Jobsites need more workers. Some 650,000 more.
And with the $1.2 trillion Infrastructure Investment and Jobs Act coming online, recruiting has rarely been more valued for construction firms. In such a competitive landscape, Erica Gilliland, director of craft recruiting at McCarthy, a 150-year-old builder, has an increasingly tough job.
Construction Dive spoke with her to learn more about what makes a top-level recruiter.
The following has been edited for brevity and clarity.
CONSTRUCTION DIVE: How are you adapting your techniques to find and recruit new workers? Has it gotten harder?
ERICA GILLILAND: We have training and development programs that we are able to go and advertise to the market. We also heavily leverage a referral program to depend on those people who already have the skills. We trust that they know other great people out there, and that they can speak on our behalf about what kind of employer we are.
I wouldn't say that it has felt any harder now than in the past. In fact, I feel like we have done such a good job of building a great place for craft professionals to work that it has served us to be able to go out and find people. We try to equip our team with the tools that will help them talk to prospects quickly, screen people quickly and then efficiently get them over to hiring managers. We don't have a lot of time to waste, so we treat those people who we find that do have the skills like gold.
How important is it to set expectations for both the employer to retain workers and the employees to set the foundation to build a career?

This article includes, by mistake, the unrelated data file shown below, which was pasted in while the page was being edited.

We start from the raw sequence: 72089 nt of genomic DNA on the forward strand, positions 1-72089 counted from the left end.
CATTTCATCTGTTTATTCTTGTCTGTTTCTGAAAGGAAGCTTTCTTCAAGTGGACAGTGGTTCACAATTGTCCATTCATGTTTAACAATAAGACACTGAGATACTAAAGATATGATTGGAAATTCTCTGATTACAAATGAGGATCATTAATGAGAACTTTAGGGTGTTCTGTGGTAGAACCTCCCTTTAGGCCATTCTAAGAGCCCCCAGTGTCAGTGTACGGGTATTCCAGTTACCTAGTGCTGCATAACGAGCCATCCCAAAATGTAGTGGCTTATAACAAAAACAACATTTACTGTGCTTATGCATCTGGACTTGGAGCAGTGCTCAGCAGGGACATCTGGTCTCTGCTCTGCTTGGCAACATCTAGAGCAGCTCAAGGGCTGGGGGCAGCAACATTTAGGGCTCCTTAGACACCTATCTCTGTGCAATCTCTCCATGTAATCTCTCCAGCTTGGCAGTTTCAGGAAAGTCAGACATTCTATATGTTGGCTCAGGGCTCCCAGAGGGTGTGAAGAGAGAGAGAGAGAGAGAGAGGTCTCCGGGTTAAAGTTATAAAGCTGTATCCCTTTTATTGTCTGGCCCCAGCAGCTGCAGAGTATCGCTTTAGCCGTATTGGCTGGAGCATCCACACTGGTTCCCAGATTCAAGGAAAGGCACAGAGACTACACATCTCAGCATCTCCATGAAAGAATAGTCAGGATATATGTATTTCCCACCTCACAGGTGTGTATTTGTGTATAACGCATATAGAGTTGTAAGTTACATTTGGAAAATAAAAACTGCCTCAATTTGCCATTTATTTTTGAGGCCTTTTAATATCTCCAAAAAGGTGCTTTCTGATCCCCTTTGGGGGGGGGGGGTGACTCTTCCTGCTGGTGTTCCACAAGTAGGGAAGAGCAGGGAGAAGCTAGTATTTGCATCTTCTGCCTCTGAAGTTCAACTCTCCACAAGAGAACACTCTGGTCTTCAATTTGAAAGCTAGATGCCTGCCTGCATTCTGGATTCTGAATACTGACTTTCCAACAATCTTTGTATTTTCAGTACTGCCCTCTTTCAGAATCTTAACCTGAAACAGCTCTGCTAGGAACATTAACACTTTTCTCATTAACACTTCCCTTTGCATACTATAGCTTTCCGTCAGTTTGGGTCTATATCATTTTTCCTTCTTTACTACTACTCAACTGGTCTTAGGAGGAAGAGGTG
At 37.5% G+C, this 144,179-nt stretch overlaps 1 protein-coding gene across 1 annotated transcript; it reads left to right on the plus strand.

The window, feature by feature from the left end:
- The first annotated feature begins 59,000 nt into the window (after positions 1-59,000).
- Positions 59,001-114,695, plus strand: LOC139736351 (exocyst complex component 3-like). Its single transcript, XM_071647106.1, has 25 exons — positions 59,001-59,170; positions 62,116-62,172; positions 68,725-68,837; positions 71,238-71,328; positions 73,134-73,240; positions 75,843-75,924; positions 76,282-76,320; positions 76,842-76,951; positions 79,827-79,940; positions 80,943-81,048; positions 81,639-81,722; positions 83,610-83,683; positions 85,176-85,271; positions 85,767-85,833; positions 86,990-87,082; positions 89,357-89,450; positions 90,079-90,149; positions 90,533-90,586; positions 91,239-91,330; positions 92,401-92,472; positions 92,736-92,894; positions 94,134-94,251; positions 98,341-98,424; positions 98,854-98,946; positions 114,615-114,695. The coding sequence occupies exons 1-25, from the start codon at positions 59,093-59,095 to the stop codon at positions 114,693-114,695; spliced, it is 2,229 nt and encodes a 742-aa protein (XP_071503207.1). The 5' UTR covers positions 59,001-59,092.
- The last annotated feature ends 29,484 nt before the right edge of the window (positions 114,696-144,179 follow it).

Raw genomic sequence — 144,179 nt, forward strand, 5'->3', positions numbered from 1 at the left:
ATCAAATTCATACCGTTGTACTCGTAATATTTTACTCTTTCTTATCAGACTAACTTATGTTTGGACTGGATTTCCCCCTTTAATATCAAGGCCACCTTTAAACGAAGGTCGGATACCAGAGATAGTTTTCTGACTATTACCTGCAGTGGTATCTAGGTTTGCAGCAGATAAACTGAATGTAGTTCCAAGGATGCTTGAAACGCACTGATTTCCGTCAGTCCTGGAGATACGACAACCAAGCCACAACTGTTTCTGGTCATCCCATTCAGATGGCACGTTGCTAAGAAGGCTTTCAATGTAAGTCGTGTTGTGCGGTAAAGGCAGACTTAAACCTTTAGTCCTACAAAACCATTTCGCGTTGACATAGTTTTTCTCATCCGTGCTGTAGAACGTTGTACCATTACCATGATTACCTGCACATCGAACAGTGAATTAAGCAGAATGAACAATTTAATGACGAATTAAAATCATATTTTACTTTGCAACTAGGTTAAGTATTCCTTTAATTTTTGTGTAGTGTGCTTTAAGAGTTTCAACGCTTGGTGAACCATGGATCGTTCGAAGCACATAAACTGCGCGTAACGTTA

That's of the utmost importance. We want to show individuals that not only are they going to be hired at McCarthy, but also that they're going to be taken care of for the long run. Whenever people are on our jobsites, they should feel a strong sense of communication about what is happening daily on that jobsite, but also what opportunities exist in the future for them. What is impactful for a craft professional is impactful for everyone else in their career. We want to know what's next, how we're going to learn, how we're going to become better at what we do and where our next project is coming from.
What do you wish both potential workers and company leaders knew about the hiring process?
It really is important, I think, to create that workplace where people would truly want to be and want to stay for the long term. Then that will do a lot of the recruiting on itself. I mentioned the referral package that we have. I think whenever people see the value and they enjoy working, they're just naturally going to tell their friends, their relatives, their former colleagues about this great place and that reputation carries itself.
How important is it to recruit women and minorities? What are some best tips and tricks to do so?
I would advocate trades as a career for anyone. It's important to get in front of younger women sometimes even at the middle school level. In fact, this week we have an event in our Houston market that's focused on middle school and high school girls to create awareness around what construction is all about and the opportunities that exist because they can be very lucrative. They can change someone's legacies.
The single mothers out there who might not have yet found their way in the world. There are certainly opportunities that exist in construction to change that for their families. It's critical to get construction as a career in front of every client and certainly not exclude anyone in that process.